1. Any of a class of powerful explosives composed of nitroglycerin or ammonium nitrate dispersed in an absorbent medium with a combustible dope, such as wood pulp, and an antacid, such as calcium carbonate, used in blasting and mining.
a. Something exceptionally exciting or wonderful.
b. Something exceptionally dangerous: These allegations are political dynamite.
tr.v. dy·na·mit·ed, dy·na·mit·ing, dy·na·mites
To blow up, shatter, or otherwise destroy with dynamite.
Outstanding; superb: a dynamite performance; a dynamite outfit.
[Swedish dynamit, from Greek dunamis, power; see DYNAMIC.]
Word History: The Nobel Prizes were established by the Swedish chemist and industrialist Alfred Nobel (1833-1896) with funds from his immense personal fortune, amassed in part through the manufacture of explosives and armaments. Nobel was the inventor of dynamite—he had discovered that the highly explosive chemical compound nitroglycerine could be made easier to transport and handle if it was mixed with an inert substance. To name his mixture, Nobel invented the word dynamite. Originally coined in Swedish in the form dynamit, the word was compounded from Greek dunamis, "power," and the Swedish suffix -it, which corresponds to the English suffix -ite used to form the names of rocks, minerals, commercial products, and other substances. Greek dunamis also gave us words such as dynamic and dynamo. Dunamis is related to the Greek verb dunasthai, "to be able," from which comes English dynasty, denoting a family or group that wields power over several generations.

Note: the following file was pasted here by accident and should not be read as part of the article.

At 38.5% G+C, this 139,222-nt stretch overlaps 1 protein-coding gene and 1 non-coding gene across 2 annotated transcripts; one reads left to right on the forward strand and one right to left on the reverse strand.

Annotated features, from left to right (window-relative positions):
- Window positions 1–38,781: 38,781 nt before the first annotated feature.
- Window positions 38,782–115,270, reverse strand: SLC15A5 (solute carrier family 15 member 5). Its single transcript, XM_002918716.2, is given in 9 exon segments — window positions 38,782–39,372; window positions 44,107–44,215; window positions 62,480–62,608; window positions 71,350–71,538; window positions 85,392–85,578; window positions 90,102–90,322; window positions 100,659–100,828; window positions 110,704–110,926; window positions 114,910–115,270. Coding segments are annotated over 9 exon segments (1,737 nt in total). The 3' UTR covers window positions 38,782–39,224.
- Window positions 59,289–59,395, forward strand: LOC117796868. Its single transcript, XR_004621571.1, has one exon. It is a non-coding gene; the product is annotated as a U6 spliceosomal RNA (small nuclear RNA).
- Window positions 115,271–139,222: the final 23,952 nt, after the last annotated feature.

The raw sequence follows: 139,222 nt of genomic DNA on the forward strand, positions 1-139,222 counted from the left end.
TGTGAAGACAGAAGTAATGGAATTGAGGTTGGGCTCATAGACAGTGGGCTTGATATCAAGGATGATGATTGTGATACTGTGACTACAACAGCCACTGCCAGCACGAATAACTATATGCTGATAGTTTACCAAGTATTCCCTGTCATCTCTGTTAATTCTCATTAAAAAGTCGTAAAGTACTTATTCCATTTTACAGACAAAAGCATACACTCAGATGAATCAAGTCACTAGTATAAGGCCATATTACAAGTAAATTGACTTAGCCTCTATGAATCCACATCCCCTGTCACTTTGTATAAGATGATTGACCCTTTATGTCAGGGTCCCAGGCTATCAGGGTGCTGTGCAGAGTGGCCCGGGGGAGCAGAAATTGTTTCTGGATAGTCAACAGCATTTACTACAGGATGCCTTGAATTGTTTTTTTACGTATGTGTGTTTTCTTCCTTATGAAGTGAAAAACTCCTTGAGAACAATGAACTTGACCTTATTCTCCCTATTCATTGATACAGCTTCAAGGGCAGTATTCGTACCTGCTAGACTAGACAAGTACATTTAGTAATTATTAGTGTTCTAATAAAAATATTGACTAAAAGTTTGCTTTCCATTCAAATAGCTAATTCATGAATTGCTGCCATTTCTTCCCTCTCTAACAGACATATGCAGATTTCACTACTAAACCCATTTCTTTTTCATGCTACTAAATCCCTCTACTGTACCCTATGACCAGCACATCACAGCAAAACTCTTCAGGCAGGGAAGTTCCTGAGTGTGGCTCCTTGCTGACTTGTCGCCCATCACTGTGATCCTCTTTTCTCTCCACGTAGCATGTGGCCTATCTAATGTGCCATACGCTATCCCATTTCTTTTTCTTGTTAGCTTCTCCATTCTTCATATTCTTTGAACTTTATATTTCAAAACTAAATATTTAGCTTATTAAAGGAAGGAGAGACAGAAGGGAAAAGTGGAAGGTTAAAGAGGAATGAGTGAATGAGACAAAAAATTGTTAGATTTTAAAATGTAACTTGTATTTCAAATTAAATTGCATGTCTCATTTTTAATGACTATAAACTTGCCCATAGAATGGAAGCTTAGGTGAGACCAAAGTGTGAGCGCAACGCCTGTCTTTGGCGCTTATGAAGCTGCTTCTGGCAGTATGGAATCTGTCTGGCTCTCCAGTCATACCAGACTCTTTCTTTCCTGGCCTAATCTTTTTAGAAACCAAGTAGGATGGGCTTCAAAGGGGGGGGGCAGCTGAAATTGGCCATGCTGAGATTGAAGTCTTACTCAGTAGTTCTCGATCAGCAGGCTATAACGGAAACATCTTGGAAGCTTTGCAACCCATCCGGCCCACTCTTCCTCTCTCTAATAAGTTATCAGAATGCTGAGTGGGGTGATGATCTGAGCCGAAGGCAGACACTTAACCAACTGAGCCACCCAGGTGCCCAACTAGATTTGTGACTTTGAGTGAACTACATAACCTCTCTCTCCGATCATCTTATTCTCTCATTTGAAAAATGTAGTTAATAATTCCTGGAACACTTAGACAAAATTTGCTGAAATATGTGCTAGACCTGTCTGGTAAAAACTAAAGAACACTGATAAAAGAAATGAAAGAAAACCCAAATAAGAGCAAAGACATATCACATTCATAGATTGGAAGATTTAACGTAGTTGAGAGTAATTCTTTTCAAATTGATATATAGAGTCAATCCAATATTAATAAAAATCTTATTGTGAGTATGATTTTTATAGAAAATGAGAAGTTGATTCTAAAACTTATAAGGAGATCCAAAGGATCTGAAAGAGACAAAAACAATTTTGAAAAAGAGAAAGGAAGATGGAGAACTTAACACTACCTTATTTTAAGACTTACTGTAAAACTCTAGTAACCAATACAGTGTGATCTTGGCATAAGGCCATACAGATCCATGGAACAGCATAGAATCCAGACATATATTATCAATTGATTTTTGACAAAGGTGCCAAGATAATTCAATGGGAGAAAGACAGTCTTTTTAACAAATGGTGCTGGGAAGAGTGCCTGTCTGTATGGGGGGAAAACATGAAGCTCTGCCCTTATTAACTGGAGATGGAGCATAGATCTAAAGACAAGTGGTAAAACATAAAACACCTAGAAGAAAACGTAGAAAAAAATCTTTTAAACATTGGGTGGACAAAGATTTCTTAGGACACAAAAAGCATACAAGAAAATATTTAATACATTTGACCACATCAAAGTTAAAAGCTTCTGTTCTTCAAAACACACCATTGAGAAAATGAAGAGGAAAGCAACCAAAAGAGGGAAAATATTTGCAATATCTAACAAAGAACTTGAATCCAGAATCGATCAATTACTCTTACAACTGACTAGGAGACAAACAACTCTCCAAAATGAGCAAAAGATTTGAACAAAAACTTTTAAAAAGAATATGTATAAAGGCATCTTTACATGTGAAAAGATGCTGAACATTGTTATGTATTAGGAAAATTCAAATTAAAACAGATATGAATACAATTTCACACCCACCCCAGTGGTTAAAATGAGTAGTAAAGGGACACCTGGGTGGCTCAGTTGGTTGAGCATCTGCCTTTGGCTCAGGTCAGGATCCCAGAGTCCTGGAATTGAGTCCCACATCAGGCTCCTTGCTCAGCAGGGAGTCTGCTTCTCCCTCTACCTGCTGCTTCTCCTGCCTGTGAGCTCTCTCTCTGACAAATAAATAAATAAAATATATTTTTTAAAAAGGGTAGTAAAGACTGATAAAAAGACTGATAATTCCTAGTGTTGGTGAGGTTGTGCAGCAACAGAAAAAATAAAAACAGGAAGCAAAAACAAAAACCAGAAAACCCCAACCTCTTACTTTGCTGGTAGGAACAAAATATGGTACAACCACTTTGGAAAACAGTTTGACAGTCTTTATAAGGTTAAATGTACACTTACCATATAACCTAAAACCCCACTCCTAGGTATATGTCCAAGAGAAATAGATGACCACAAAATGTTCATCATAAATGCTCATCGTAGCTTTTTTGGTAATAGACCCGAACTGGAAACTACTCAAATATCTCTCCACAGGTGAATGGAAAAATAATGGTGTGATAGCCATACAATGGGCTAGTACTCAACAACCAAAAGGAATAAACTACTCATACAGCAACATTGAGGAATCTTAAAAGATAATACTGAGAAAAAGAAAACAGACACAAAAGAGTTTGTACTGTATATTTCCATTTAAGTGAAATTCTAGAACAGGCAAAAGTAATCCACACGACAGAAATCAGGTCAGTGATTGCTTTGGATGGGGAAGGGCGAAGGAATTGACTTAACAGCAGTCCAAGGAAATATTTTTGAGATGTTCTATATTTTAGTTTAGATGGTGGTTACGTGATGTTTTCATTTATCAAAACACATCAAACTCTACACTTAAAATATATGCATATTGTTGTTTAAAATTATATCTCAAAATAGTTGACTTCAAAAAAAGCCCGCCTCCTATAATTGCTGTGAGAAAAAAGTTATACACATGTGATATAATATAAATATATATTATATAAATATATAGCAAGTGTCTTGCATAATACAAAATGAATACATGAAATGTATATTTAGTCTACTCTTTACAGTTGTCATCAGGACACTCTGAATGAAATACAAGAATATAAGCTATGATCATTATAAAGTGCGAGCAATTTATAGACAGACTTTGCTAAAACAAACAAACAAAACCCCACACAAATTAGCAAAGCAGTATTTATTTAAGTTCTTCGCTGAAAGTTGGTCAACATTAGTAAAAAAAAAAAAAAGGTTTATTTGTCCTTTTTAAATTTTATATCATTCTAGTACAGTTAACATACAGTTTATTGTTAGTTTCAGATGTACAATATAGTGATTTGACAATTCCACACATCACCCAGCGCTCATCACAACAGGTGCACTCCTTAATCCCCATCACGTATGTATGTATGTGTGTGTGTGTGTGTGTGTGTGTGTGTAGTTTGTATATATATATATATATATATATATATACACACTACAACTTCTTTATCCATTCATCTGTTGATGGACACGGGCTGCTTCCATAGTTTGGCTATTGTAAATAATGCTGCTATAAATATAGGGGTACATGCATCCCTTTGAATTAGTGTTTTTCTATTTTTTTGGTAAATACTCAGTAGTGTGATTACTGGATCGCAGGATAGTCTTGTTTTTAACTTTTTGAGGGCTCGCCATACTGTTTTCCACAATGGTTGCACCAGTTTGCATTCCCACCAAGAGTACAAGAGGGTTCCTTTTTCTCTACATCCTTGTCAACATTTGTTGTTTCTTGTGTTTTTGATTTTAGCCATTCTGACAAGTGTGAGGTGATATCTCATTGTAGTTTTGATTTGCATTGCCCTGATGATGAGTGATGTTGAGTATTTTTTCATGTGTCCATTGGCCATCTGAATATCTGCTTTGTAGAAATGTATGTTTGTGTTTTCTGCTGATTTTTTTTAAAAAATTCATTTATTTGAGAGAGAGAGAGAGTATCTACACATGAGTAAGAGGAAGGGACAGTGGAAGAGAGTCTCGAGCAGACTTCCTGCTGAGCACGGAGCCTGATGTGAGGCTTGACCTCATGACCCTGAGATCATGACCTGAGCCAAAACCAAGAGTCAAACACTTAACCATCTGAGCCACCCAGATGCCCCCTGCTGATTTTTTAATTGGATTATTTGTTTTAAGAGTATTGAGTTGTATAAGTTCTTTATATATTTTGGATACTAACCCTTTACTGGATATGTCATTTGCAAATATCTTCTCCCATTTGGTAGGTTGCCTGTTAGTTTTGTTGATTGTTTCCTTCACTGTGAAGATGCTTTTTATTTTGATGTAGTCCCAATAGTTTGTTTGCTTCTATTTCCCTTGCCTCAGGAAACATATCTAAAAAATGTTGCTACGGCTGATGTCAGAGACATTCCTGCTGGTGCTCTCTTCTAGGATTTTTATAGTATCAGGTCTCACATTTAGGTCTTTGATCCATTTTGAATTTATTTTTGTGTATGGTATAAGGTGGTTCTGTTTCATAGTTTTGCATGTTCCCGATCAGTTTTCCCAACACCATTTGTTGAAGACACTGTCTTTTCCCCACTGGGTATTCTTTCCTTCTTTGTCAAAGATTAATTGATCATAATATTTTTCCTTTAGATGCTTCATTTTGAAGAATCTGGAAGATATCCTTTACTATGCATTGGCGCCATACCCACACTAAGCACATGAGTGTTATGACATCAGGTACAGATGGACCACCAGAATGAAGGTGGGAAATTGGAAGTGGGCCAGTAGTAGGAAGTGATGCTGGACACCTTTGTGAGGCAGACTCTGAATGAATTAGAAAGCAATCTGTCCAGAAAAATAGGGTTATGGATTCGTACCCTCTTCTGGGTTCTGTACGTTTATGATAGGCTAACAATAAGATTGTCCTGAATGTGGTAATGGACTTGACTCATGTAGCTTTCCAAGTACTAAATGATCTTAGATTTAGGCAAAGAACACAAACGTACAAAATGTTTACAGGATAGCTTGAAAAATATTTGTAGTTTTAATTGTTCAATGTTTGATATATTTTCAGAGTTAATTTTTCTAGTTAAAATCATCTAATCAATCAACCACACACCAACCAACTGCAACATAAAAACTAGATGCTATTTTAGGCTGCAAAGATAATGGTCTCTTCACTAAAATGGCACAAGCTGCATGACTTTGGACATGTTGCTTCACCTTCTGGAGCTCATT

The American Heritage® Dictionary of the English Language, Fifth Edition copyright ©2018 by Houghton Mifflin Harcourt Publishing Company. All rights reserved.
Indo-European & Semitic Roots Appendices
Thousands of entries in the dictionary include etymologies that trace their origins back to reconstructed proto-languages. You can obtain more information about these forms in our online appendices:
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